In contrast to ancient Arabic olive trees, I begun to take photographs of cypresses in Israel, unlike the fading photographs of the olives, the images of the cypress are dark and present, marking the land and often were planted by Israelis in commemoration of soldiers who lost their lives in wars.
The cypress and the olives are the two metaphorical opposites formally as well as ideologically; they could be seen as representing the friction between two cultures, between the new and the old, the masculine and the feminine.
As part of the desire of the Israeli’s to bloom the desert, cypresses were planted in harsh conditions. The lack of water and the sever climate soond in the way of the natural growth and as a results the trees are under developed and frail.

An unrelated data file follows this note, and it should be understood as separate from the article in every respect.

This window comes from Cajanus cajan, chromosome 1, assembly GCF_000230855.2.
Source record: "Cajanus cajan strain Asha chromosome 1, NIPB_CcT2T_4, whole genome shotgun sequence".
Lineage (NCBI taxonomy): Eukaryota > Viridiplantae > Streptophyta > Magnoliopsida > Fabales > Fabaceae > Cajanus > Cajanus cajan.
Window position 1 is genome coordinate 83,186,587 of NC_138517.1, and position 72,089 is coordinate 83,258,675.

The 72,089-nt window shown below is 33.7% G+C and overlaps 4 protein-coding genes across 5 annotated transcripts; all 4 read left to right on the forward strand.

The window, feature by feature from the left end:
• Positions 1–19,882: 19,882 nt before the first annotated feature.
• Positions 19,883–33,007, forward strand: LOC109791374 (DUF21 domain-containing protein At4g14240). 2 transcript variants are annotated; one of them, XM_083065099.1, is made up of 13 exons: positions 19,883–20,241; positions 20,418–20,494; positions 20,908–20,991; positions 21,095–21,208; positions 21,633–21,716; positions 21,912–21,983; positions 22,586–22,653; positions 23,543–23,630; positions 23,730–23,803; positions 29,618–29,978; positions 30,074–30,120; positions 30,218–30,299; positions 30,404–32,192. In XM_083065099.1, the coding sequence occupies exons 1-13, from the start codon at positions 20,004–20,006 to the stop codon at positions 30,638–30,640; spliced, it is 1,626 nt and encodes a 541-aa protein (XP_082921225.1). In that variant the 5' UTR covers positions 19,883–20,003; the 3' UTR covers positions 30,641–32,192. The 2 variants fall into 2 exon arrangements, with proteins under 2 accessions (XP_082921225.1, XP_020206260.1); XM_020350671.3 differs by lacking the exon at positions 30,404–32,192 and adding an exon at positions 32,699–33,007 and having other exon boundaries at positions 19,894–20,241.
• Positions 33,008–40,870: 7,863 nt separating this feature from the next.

The photographs of the cypresses in the Negev desert are almost transparent. The fragile trees are battling with the wind and the results are translucent marks of human history on nature.